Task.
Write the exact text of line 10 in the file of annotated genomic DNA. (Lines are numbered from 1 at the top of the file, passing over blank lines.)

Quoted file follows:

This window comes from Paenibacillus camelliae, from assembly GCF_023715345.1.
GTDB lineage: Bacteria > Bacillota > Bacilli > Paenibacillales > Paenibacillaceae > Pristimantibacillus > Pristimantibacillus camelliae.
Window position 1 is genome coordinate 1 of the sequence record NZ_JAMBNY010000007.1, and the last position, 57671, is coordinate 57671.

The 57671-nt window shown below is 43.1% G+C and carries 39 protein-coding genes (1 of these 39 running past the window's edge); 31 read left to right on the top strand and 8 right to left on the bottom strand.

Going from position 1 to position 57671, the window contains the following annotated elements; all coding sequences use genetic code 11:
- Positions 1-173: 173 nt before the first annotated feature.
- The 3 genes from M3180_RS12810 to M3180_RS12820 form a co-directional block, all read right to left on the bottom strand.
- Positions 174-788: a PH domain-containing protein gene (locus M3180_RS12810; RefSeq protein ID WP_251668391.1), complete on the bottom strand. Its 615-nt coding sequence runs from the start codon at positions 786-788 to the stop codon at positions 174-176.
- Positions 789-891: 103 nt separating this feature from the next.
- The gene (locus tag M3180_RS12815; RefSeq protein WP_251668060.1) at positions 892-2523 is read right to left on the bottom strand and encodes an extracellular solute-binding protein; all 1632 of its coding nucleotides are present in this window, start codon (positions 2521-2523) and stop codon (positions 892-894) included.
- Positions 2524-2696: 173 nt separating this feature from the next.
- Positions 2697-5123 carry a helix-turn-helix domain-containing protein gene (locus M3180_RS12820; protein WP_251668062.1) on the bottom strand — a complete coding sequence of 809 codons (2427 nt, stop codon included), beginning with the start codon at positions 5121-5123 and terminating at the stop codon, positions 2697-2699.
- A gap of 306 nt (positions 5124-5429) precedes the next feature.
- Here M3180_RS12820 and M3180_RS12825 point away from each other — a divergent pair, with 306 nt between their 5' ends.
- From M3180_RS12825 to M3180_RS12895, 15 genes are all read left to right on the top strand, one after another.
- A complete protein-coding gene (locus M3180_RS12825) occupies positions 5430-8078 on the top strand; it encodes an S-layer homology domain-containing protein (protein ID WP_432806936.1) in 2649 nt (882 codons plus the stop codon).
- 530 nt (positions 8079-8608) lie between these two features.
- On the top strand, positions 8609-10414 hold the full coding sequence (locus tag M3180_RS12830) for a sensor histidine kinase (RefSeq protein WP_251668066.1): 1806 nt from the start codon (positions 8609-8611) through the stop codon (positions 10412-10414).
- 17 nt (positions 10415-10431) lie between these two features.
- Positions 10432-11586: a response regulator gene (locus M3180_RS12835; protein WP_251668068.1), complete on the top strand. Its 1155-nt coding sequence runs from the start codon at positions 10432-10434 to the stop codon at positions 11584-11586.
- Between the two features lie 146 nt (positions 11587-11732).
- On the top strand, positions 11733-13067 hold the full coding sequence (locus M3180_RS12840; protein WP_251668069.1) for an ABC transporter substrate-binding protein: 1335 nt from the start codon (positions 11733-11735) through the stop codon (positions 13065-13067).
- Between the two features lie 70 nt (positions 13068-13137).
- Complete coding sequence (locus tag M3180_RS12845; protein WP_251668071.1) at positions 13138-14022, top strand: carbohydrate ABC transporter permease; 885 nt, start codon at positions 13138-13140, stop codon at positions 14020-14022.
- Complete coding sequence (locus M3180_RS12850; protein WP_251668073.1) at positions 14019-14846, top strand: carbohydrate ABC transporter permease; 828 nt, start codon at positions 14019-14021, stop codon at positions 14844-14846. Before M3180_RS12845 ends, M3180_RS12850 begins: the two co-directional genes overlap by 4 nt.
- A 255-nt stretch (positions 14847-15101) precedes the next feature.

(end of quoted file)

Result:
- The gene (locus tag M3180_RS12815; RefSeq protein WP_251668060.1) at positions 892-2523 is read right to left on the bottom strand and encodes an extracellular solute-binding protein; all 1632 of its coding nucleotides are present in this window, start codon (positions 2521-2523) and stop codon (positions 892-894) included.